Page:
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DH to launch one-off mop-up programme for measles vaccination
     The Centre for Health Protection (CHP) of the Department of Health (DH) today (July 12) announced that as a public health strategy to prevent and control measles, a one-off mop-up programme will be launched to provide free measles vaccination to specific target groups with the aim of boosting the community's herd immunity against measles.
     "The Scientific Committee on Vaccine Preventable Diseases (SCVPD) under the CHP has earlier formulated the guiding principles for measles vaccination of non-immune adults. The mop-up exercise is launched making reference to the guiding principles by the SCVPD," a spokesman for the DH said.
     "Under the Measles Vaccination Mop-up Programme 2019, measles vaccination will be provided free of charge to three target groups, namely healthcare workers, airport staff and foreign domestic helpers working in Hong Kong."
     Taking into account the experience of the measles outbreak at Hong Kong International Airport (HKIA) between March and May this year as well as the global situation regarding measles outbreak, the DH has procured additional measles vaccines to enhance the community's immunity against measles and ensure a steady supply of measles vaccines for the Hong Kong Childhood Immunisation Programme. Taking reference from the SCVPD's latest guiding principles and previous vaccination recommendation for healthcare workers, the DH expects that the one-off measles vaccination mop-up exercise will further boost Hong Kong's herd immunity after achieving measles elimination as verified by the World Health Organization (WHO).
     Specifically, for healthcare workers and airport staff, the DH will continue to work closely with the Hospital Authority (HA) and Airport Authority in accordance with the mechanism established during the earlier measles outbreak at HKIA, and provide measles vaccination to the healthcare workers (including those working in the DH, other government departments and the HA) and airport staff who are non-immune to measles. The mop-up programme also covers healthcare workers at private hospitals. As for the provision of measles vaccination to foreign domestic helpers working in Hong Kong, the DH has been liaising with relevant consulate offices and organisations on the arrangements.
     The Measles, Mumps and Rubella (MMR) vaccines to be used in the mop-up programme were additionally procured by the Hong Kong Special Administrative Region Government this April from one of the suppliers of registered MMR vaccines in Hong Kong, Merck Sharp & Dohme (Asia) Ltd (MSD). These vaccines were allocated to the Hong Kong market from other markets amid tight supply for MMR vaccines around the world. Although they were manufactured by the same manufacturer with the same master formula and finished product specifications as the MMR vaccine registered by MSD in Hong Kong, the packing of these vaccines is labelled in Spanish.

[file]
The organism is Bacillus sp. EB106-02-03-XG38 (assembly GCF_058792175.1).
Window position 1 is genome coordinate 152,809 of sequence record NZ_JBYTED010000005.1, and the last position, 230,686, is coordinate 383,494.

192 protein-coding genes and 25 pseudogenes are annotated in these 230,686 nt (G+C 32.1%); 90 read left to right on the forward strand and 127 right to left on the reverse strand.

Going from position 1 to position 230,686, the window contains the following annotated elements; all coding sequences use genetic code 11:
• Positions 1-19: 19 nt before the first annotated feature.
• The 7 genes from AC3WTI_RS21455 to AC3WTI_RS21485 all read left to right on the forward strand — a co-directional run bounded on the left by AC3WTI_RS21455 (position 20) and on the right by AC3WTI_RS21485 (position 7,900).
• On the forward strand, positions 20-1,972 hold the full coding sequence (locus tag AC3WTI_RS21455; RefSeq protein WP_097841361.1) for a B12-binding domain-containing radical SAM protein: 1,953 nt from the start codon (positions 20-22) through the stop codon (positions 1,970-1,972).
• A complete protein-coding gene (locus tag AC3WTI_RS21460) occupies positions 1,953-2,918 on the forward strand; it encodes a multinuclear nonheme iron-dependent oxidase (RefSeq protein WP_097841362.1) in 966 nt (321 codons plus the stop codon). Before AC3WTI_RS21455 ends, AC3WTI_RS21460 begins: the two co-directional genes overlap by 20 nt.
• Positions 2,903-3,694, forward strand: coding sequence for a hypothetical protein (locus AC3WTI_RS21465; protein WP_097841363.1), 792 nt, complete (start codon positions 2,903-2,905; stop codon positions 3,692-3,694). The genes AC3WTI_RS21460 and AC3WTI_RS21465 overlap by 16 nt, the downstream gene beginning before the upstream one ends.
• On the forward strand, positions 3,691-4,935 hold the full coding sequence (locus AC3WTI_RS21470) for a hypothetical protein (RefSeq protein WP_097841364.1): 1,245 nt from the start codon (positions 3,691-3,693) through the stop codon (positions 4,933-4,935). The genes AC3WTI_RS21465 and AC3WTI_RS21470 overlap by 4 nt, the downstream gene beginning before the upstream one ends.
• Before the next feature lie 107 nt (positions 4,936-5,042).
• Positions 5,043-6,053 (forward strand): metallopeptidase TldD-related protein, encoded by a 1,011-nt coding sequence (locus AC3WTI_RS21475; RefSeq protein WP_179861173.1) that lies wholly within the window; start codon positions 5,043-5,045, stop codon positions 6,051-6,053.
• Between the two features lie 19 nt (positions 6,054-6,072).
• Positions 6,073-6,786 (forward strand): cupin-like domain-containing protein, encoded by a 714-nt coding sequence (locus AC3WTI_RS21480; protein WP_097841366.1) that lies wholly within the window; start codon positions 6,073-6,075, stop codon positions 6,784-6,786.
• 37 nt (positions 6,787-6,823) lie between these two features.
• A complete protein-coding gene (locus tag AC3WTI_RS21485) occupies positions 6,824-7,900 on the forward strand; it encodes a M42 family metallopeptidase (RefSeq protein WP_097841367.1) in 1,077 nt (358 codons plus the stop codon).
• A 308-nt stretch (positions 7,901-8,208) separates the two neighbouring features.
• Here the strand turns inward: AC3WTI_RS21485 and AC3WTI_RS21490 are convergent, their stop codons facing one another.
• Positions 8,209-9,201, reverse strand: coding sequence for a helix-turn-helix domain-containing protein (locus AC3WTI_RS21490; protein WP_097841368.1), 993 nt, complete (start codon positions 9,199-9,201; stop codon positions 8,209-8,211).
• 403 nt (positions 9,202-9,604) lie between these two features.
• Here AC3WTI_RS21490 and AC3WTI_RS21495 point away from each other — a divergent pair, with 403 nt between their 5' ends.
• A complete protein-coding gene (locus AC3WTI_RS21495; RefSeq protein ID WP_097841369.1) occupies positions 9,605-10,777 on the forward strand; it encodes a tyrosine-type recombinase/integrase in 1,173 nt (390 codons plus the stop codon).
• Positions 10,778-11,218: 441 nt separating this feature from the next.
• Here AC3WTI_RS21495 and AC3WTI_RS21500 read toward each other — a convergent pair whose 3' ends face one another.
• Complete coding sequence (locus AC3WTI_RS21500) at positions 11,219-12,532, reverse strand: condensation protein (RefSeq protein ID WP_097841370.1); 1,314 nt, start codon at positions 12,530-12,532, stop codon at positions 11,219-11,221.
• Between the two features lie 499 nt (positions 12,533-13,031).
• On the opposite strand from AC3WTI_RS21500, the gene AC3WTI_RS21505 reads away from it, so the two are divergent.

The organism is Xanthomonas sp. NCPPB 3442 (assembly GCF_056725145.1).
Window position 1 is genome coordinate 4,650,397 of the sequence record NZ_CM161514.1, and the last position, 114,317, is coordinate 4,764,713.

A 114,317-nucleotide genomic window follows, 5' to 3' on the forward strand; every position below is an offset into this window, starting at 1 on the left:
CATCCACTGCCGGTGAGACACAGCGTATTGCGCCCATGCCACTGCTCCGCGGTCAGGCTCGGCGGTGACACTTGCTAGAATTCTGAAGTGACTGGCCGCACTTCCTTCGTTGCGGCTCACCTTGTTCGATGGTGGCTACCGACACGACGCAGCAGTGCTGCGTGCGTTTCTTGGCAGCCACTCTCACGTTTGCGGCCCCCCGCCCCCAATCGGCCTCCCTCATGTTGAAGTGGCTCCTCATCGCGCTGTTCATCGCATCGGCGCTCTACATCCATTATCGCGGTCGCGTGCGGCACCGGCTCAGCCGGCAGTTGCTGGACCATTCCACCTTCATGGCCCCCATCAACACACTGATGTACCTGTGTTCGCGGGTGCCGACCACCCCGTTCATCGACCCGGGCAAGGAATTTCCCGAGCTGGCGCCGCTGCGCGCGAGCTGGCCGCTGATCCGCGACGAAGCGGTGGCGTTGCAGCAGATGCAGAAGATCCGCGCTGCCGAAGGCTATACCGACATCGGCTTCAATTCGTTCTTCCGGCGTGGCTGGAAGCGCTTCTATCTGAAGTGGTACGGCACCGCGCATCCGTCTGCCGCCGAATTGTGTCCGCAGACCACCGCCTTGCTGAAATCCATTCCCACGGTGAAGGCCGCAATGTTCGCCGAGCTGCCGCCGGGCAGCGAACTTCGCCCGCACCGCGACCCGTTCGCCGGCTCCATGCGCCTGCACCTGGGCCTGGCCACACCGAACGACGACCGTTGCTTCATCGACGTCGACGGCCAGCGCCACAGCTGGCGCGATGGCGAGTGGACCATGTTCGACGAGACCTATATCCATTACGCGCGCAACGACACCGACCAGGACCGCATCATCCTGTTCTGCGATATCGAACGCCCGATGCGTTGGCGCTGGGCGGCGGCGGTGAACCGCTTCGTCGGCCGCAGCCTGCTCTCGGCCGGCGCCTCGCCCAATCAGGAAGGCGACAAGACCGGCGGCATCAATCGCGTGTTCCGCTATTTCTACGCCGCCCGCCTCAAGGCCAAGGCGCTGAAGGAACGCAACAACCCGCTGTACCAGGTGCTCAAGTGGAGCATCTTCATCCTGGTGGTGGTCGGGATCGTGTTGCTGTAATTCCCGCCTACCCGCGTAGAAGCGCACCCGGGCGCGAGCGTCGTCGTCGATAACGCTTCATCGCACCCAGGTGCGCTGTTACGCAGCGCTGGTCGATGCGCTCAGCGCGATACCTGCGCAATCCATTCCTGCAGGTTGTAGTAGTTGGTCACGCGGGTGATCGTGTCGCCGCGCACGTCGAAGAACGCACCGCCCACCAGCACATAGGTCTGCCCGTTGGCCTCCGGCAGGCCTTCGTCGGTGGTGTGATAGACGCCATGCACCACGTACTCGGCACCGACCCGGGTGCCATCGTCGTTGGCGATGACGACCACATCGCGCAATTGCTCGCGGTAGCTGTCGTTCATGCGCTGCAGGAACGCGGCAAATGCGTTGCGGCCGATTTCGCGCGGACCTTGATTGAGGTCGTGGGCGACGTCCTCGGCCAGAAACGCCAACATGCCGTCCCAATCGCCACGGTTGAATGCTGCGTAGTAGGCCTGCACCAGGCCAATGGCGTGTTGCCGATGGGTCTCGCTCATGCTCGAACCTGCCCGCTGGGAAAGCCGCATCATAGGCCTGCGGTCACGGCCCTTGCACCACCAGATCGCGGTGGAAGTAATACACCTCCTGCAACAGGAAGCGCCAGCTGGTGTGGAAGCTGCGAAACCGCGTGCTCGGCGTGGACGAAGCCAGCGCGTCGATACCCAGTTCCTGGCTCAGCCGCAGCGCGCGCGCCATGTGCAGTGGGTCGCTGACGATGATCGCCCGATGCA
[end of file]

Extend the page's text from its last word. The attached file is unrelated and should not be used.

The SCVPD in an earlier meeting formulated the following three guiding principles after reviewing the latest global and local situation of measles, population immunity profile, the WHO's recommendations and overseas practices:
i. All adults (especially non-local born) who are non-immune to measles are advised to receive MMR vaccination for personal protection and maintenance of high herd immunity in the community;
ii. Special attention should be paid to international travellers and foreign domestic helpers (especially Filipino domestic helpers working in Hong Kong). They are considered to have a relatively higher risk of acquiring measles based on the local epidemiology of measles in the past few years; and
iii. Foreign-born adults newly arrived in Hong Kong for residence, work or study should review their immune status and receive measles vaccination if they are non-immune, preferably before arrival in Hong Kong.
     As measles was endemic in Hong Kong and most parts of the world before 1967, people born before 1967 are considered to have acquired immunity to measles through natural infection. For persons born in 1967 or after, they can be considered to be non-immune to measles and hence are advised to receive MMR vaccination if they fulfil all the following three criteria:
i. did not have laboratory evidence of immunity (i.e. no laboratory test ever done or tested negative/indeterminate for measles immunoglobulin G);

ii. did not have laboratory confirmed measles infection in the past; and

iii. have never been vaccinated with two doses of measles-containing vaccine or have unknown vaccination status.
     Regarding the schedule, non-immune adults who had no history of receiving any measles-containing vaccine or with unknown vaccination history are advised to receive two doses at least four weeks apart. Only one dose is required for those who had already received one dose of measles vaccination in the past.
     A consensus summary of the SCVPD's guiding principles has been uploaded to the webpage of the SCVPD (www.chp.gov.hk/en/static/24008.html).
Ends/Friday, July 12, 2019
Issued at HKT 18:28
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